How often have you “lost it” while providing care for the aging or disabled and ended up lashing out? Or felt like you were on your last nerve and can’t take it anymore? Anger is a normal part of being around a person who needs help on an ongoing basis and who might be difficult or not accepting of help. It is not always possible to be in perfect control of your emotions thus sometimes anger “just comes out”. It comes when you find yourself snapping at your loved ones more frequently. You find yourself saying hurtful things like “why are you walking so slowly?” or deliberately hurting your loved one by inducing guilt in them like “I have to sacrifice my time and career just to take care of you”.

Some of the tell-tell signs of a caregiver’s anger are:

  • Irritability
  • Impatience
  • Overreacting to commonplace accidents
  • Overreacting to criticism
  • Clenching your jaws or grinding your teeth
  • Shaking or trembling
  • Increased and rapid heart rate
  • Sweating, especially on your palms
  • Loss of compassion
  • Mistreating or neglecting the care recipient
  • Not being able to laugh or feel joy

 

Risks associated with caretaker anger

 

Caregivers who allow anger to build up inside them unexpressed stand a high chance of falling into depression or anxiety. On the other hand, anger that explodes outward can jeopardize relationships and even harm others. Hostility and chronic anger have been linked to heart attack, high blood pressure, heart disease, and headaches.

 

Strategies for dealing with caregiver anger

The emotional and physical demands that are involved with caregiving can strain even the most resilient person. But, there are things you can do and need to know as you find yourself experiencing these feelings;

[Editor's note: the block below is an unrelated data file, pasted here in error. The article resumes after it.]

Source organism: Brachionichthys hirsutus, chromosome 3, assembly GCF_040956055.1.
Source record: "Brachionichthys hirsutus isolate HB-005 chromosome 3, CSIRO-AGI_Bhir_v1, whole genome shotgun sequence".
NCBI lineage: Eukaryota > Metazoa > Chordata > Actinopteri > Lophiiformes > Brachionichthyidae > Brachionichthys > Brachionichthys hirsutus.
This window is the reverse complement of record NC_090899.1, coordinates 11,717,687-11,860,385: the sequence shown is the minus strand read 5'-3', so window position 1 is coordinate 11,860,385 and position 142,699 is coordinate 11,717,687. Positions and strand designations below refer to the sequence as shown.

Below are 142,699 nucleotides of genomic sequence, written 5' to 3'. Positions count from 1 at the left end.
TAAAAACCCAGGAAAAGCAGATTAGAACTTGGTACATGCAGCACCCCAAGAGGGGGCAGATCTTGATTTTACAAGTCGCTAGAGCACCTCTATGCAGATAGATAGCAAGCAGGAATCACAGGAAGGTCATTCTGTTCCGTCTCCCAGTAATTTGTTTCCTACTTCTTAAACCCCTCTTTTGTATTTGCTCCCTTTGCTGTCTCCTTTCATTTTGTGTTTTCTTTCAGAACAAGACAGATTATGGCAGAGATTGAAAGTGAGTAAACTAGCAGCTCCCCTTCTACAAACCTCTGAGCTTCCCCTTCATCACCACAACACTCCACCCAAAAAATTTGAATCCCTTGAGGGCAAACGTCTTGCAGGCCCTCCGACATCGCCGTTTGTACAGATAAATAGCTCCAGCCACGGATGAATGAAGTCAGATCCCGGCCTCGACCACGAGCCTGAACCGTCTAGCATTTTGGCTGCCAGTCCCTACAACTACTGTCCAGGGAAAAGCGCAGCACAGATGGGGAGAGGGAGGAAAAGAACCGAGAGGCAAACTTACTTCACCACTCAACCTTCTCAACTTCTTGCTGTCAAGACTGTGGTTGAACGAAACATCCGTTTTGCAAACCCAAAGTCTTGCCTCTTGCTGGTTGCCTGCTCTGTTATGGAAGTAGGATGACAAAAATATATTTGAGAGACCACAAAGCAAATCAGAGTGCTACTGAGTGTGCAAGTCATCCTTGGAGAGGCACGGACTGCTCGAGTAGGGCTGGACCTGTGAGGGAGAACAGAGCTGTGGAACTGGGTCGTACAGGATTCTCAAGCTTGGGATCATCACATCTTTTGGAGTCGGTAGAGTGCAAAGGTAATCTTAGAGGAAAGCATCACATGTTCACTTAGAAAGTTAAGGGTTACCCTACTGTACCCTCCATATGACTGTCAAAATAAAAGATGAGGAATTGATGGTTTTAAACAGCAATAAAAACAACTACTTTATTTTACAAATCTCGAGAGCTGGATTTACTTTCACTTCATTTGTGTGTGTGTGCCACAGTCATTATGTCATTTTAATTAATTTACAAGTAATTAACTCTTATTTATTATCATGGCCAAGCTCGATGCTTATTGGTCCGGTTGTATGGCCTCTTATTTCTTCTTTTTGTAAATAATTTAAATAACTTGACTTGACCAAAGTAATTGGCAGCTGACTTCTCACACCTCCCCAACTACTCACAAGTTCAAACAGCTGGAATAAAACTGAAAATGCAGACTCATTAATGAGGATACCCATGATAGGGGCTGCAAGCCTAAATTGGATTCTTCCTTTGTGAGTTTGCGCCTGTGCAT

• Take a moment to consider why you are angry. Carefully consider why the person you are caring for is doing things to make you angry. Many are times their behavior has nothing to do with you. Perhaps their medication or medical condition creates poor impulse control or memory and they can not help but ask you the same thing over and over again. They may be having a reaction to a medication or maybe they do not recognize you and are afraid you are a stranger and thus are reacting out of confusion or fear. Understanding the reasons for their behavior can soften your reaction towards them and hence caregivers can be able to control their anger.

 

  • Do not spend time getting upset about things you have no control over. You can not necessarily control the action of the person you are caring for so there is no need to spend extra time and energy, which you do not have, in trying to do so. You might have had a big fight yesterday but the person you care for has no memory of it today. Try and leave your anger behind and instead focus on what you can control, which is your reaction and attitude, and start afresh today.